Major hydroelectric projects have altered the flow of rivers and in some cases, the food and cultural resources used by Indigenous communities.
There are also health concerns.
A 2016 study by Harvard University researchers, published in Environmental Science and Technology, found that flooding reservoirs for hydroelectric projects in Canada would increase the risk of mercury poisoning in Indigenous communities at 90% of the dam sites.
When land is flooded for a reservoir, the microbes in the soil convert naturally occurring mercury into more dangerous methylmercury, which then works its way up the food chain. That puts anyone who relies on local wildlife such as fish, birds and seals at risk. In the northern reaches of Canada, that's largely Indigenous people.
The researchers looked at how three Inuit communities downstream of Nalcor's Muskrat Falls project would fare. And they found that, on average, risk of exposure for community members would double after the area was flooded. That could translate to higher risks for cardiovascular disease and neurodevelopmental delays for children.
The more people rely on local food sources, the more harm they're exposed to. And in this remote region where store-bought food is very expensive, that's a serious concern.
Near Happy Valley-Goose Bay on the Churchill (Grand) River downstream from Muskrat Falls. Douglas Sprott / CC BY-NC 2.0
"People have a very high prevalence of economic insecurity and that translates into insecure access to Western foods at the grocery store," says Ryan Calder, a co-author of the study and now an assistant professor of environmental health and policy at Virginia Tech. "Traditional food systems account for a smaller and smaller fraction of overall calories, but a wildly disproportionate fraction of nutrient intake."
Despite this, he doesn't think their research should be taken as a commentary on whether hydroelectric power itself is good or bad. "We really just criticized [the company's] risk assessment," he says.
Earlier studies by Nalcor claimed the effect on the Inuit would be negligible as the mercury would quickly dilute in downstream waters.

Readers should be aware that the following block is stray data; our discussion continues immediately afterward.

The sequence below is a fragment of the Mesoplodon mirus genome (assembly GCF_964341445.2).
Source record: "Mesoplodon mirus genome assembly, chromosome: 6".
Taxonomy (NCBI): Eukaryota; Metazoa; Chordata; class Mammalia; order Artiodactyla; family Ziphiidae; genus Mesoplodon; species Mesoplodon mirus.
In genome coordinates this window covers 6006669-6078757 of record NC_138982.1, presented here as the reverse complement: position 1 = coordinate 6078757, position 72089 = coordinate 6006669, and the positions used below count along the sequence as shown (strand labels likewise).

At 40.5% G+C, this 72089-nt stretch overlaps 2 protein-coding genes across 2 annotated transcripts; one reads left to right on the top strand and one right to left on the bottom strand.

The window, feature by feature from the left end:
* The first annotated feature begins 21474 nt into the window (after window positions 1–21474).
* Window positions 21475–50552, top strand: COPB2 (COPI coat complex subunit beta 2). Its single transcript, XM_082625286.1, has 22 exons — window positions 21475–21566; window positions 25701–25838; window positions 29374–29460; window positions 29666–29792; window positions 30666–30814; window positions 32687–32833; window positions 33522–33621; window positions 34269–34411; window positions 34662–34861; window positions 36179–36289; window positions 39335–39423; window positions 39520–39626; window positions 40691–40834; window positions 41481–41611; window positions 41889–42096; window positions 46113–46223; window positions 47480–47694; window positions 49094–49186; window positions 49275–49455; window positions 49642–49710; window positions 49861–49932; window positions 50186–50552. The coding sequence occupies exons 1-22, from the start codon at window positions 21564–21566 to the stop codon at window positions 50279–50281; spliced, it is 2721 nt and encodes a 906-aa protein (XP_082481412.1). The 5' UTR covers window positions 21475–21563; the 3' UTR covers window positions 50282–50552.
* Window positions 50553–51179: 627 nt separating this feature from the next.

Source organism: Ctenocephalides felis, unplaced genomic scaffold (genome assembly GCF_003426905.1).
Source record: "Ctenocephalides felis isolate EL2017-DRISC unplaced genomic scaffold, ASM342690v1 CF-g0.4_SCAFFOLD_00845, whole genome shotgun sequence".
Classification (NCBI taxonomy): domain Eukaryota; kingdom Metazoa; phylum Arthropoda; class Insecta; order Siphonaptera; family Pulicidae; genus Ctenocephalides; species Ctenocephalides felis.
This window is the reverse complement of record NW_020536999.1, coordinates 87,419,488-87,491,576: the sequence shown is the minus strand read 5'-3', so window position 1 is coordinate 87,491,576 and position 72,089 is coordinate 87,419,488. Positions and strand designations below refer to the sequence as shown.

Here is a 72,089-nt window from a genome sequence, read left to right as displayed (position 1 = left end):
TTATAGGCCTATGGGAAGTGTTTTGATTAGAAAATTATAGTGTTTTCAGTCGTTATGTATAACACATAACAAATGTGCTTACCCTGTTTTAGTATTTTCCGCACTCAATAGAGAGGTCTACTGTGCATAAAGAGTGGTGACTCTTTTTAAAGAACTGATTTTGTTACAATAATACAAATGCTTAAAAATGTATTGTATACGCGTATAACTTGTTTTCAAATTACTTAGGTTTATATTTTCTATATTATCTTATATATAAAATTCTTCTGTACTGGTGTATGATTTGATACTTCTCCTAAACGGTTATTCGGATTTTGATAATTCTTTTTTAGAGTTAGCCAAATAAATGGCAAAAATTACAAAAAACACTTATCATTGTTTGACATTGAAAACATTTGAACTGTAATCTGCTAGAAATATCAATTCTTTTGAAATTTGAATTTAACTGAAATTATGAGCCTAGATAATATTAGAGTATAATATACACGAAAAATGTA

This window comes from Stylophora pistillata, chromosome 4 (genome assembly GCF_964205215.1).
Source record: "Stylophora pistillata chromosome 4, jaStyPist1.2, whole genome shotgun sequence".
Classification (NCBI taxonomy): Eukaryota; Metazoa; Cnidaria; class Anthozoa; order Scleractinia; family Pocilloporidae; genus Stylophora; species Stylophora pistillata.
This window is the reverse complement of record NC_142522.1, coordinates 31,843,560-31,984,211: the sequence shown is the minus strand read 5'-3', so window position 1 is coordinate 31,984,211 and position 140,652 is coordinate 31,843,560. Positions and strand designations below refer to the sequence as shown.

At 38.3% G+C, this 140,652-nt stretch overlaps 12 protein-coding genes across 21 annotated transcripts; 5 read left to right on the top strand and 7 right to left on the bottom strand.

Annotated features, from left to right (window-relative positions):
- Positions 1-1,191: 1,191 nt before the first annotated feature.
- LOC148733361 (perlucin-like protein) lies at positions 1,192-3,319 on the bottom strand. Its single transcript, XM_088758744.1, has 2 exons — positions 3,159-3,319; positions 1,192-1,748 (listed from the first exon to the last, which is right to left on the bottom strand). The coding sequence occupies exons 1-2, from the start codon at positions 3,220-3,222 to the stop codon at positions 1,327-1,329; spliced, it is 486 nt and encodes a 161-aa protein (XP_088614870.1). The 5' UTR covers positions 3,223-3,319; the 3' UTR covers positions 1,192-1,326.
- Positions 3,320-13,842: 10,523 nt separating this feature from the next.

"They had no basis for saying there was going to be no impact," says Calder. "It was clear that they were trying to ignore their obligations — if not legal, then certainly moral — to Indigenous people."
The researchers also found that about half of the other sites they studied would have equal or greater concentrations of methylmercury than Muskrat Falls.
Roberta Frampton Benefiel of Grand Riverkeeper Labrador, who lives near the Muskrat Falls project, says she wasn't surprised by Nalcor's position. "Aboriginal people don't count to this government and so we have to make the Aboriginal people count," she says.
She has spoken to environmental organizations in the United States to help raise awareness about some of the local effects of dam development in Canada.
"I want people in the United States to understand that when they flip their light switch, if they accept these power lines from Canada, they're poisoning northern communities," she says.
New York and Massachusetts have been eager for hydropower from Canada as long as it doesn't mean the construction of new dams for the transmission projects.
Hydro-Québec says it has enough reserves for export to New York and Massachusetts without redirecting power from its existing United States or Canadian customers.
It's nearly finished with the last dam in the complex of four generating stations on the Romaine River, which along with other projects, has added 5,000 megawatts of capacity over the last decade. Although it does has the lowest reserve margin of utilities in the region, according to the North American Electric Reliability Corporation's 2019 assessment.
In previous years Hydro-Québec did preliminary work to explore the possibility of new dams on the Little Mécatina River, but company spokesperson Lynn St-Laurent says they currently have no plans for new dams and that project is no longer in their strategic plan.
Gary Sutherland, director of strategic affairs for northeast markets at Hydro-Québec, says that additional energy demand for export could be met with increased energy efficiency in Quebec and more wind projects. Quebec Premier François Legault tweeted last week that the province's next addition of capacity, if needed, would be the 200-megawatt Apuiat wind farm.
Elsewhere in Canada, however, dam building continues.
Manitoba Hydro and four First Nations are in the process of building the Keeyask project, a 695-megawatt hydroelectric generating station on the Nelson River.
British Columbia also continues to muddle along on development at Site C, a 1,100-megawatt dam on the Peace River that has faced mounting problems and protests.
Construction of the Site C dam in British Columbia in 2017. Jason Woodhead / CC BY 2.0
This includes, according to a report in The Narwhal, legal challenges from "landowners and First Nations who oppose flooding 128 kilometers of the Peace River and its tributaries, putting Indigenous burial grounds, traditional hunting and fishing areas, habitat for more than 100 species vulnerable to extinction and some of Canada's richest farmland under up to 50 meters of water."